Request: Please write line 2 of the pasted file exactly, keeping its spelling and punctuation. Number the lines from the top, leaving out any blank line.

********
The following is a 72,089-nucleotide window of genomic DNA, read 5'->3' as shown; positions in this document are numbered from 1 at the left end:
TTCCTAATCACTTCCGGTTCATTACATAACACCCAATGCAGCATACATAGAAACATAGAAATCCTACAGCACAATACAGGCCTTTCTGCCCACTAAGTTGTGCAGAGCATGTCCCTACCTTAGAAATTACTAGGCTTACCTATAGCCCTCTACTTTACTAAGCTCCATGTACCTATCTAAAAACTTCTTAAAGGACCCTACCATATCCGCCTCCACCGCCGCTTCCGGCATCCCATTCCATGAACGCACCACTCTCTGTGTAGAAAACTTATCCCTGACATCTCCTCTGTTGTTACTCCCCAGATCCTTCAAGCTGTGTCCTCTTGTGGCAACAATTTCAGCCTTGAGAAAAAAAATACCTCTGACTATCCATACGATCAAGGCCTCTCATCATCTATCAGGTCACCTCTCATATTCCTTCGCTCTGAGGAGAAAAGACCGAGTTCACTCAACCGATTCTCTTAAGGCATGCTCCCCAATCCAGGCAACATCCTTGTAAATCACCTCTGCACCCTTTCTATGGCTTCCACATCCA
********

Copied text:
TTCCTAATCACTTCCGGTTCATTACATAACACCCAATGCAGCATACATAGAAACATAGAAATCCTACAGCACAATACAGGCCTTTCTGCCCACTAAGTTGTGCAGAGCATGTCCCTACCTTAGAAATTACTAGGCTTACCTATAGCCCTCTACTTTACTAAGCTCCATGTACCTATCTAAAAACTTCTTAAAGGACCCTACCATATCCGCCTCCACCGCCGCTTCCGGCATCCCATTCCATGAACGCACCACTCTCTGTGTAGAAAACTTATCCCTGACATCTCCTCTGTTGTTACTCCCCAGATCCTTCAAGCTGTGTCCTCTTGTGGCAACAATTTCAGCCTTGAGAAAAAAAATACCTCTGACTATCCATACGATCAAGGCCTCTCATCATCTATCAGGTCACCTCTCATATTCCTTCGCTCTGAGGAGAAAAGACCGAGTTCACTCAACCGATTCTCTTAAGGCATGCTCCCCAATCCAGGCAACATCCTTGTAAATCACCTCTGCACCCTTTCTATGGCTTCCACATCCA